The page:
04 Teaching science through play within a Cultural-historical approach: Using everyday and scientific concepts to guide teaching practice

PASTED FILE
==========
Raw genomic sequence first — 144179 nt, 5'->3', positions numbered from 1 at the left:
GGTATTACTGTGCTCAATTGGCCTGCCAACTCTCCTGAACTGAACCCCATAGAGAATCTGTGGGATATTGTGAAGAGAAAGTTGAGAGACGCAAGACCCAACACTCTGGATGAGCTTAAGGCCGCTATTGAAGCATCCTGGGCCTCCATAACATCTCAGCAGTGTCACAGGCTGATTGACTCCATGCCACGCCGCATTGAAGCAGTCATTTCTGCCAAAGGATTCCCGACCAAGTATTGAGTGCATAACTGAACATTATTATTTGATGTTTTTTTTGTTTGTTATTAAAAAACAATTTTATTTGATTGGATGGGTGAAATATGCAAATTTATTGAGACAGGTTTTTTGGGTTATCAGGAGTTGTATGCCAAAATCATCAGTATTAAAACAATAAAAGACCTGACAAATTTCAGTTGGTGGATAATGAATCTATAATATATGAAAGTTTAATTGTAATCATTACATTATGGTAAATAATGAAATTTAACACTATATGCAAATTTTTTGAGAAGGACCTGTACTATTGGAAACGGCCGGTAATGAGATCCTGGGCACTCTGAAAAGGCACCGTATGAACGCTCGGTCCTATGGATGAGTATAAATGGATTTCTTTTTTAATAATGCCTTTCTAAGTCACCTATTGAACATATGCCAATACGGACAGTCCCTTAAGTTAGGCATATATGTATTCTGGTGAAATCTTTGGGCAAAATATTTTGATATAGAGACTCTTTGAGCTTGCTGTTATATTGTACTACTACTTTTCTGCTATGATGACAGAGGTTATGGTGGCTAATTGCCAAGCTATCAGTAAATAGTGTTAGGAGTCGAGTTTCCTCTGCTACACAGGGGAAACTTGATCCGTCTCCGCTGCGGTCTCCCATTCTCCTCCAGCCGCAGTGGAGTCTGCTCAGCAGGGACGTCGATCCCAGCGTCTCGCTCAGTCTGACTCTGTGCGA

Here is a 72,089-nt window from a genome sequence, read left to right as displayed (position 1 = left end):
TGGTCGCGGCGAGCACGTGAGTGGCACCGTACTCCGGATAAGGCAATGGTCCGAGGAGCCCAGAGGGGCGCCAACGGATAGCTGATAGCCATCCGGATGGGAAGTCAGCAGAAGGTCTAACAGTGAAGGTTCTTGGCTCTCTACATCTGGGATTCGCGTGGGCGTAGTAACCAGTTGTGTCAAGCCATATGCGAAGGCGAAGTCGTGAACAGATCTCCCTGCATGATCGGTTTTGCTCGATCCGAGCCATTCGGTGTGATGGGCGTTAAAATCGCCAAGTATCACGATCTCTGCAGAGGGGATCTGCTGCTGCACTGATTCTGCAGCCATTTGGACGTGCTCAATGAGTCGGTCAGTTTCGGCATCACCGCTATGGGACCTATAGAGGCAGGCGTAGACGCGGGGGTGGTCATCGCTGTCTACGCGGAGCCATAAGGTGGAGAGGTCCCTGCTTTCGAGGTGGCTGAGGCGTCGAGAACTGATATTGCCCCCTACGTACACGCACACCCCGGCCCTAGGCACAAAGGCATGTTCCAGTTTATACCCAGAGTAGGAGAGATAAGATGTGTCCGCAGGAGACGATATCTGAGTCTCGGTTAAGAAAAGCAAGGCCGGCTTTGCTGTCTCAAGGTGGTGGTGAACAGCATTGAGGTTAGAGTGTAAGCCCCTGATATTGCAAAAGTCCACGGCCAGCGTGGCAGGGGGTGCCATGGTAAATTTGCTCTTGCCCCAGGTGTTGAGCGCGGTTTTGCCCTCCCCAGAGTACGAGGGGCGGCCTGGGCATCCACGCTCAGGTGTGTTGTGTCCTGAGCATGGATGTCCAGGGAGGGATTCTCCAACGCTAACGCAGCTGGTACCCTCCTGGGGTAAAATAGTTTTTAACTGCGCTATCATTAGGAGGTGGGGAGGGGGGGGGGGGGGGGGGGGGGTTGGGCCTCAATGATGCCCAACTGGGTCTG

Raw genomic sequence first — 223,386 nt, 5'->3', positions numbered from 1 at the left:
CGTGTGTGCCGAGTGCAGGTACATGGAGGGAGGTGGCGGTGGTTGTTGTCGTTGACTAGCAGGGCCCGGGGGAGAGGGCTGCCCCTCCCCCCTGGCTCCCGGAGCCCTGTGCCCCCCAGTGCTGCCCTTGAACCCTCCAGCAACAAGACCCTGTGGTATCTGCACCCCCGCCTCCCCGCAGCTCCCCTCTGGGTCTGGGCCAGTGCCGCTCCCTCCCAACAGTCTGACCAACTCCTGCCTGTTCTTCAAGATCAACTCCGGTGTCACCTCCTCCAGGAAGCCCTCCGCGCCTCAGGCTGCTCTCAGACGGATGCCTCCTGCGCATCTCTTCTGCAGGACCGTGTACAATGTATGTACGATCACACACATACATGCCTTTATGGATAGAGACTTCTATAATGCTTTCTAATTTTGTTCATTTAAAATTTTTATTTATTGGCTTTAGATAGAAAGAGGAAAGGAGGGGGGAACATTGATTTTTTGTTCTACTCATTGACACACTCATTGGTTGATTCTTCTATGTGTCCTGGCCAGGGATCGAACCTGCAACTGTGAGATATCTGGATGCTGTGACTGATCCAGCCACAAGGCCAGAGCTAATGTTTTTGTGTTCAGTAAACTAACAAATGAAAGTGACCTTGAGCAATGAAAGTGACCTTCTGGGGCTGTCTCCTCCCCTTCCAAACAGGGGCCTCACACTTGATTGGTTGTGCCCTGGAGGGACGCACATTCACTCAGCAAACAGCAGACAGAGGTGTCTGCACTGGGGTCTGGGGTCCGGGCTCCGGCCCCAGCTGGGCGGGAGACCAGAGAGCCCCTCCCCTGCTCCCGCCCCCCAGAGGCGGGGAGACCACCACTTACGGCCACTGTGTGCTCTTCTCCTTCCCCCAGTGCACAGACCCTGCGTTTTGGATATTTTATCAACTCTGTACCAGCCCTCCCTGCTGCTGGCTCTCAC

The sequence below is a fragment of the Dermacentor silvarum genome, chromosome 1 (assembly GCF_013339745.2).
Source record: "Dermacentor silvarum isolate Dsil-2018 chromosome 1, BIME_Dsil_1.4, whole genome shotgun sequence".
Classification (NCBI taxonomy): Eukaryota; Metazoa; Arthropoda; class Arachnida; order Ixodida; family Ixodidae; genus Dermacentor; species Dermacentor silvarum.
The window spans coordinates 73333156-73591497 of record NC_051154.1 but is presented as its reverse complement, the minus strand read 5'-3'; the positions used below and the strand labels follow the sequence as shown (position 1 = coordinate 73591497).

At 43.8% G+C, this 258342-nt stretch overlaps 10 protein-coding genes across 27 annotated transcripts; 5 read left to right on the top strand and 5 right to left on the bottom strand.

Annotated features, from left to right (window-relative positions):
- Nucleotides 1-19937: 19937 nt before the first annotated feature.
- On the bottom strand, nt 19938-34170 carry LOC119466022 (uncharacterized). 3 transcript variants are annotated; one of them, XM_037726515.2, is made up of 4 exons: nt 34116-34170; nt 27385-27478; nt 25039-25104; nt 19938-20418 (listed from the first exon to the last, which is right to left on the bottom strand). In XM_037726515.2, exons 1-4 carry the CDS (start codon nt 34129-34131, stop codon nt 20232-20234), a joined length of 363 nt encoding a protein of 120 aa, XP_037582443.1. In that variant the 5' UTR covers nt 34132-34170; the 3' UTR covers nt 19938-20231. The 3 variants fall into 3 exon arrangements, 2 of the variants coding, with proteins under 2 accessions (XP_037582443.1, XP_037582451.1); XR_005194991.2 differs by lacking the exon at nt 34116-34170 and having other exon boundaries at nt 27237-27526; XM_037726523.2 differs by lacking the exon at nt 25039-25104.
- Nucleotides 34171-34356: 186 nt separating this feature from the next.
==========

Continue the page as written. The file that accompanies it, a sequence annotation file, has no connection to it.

The use of a cultural-historical theoretical approach has foregrounded the influence of the cultural and social context on children’s scientific thinking and learning (Robbins, 2005). In particular, the cultural-historical theoretical concept of everyday and scientific knowledge (Vygotsky, 1987) has enabled understanding of children’s science learning through play and the role of the educator within this (e.g. Fleer, 2009; Hedges, 2012; Sikder & Fleer, 2015). However, less is known about educators’ experiences of using this theory to guide their teaching practice. In this paper, we present one of the authors’ experiences of intentionally and consciously using cultural-historical theory, particularly the concept of everyday and scientific knowledge, to inform the design and implementation of a play-based science learning sequence in an Australian primary school. Through this example, we argue that the theoretical concept of everyday and scientific knowledge can provide educators with a helpful tool to guide and support their planning and teaching of play-based science learning experiences. Using this theoretical concept as a lens, we argue that teachers can be more orientated to recognising opportunities for science learning in children’s everyday conversation and activities.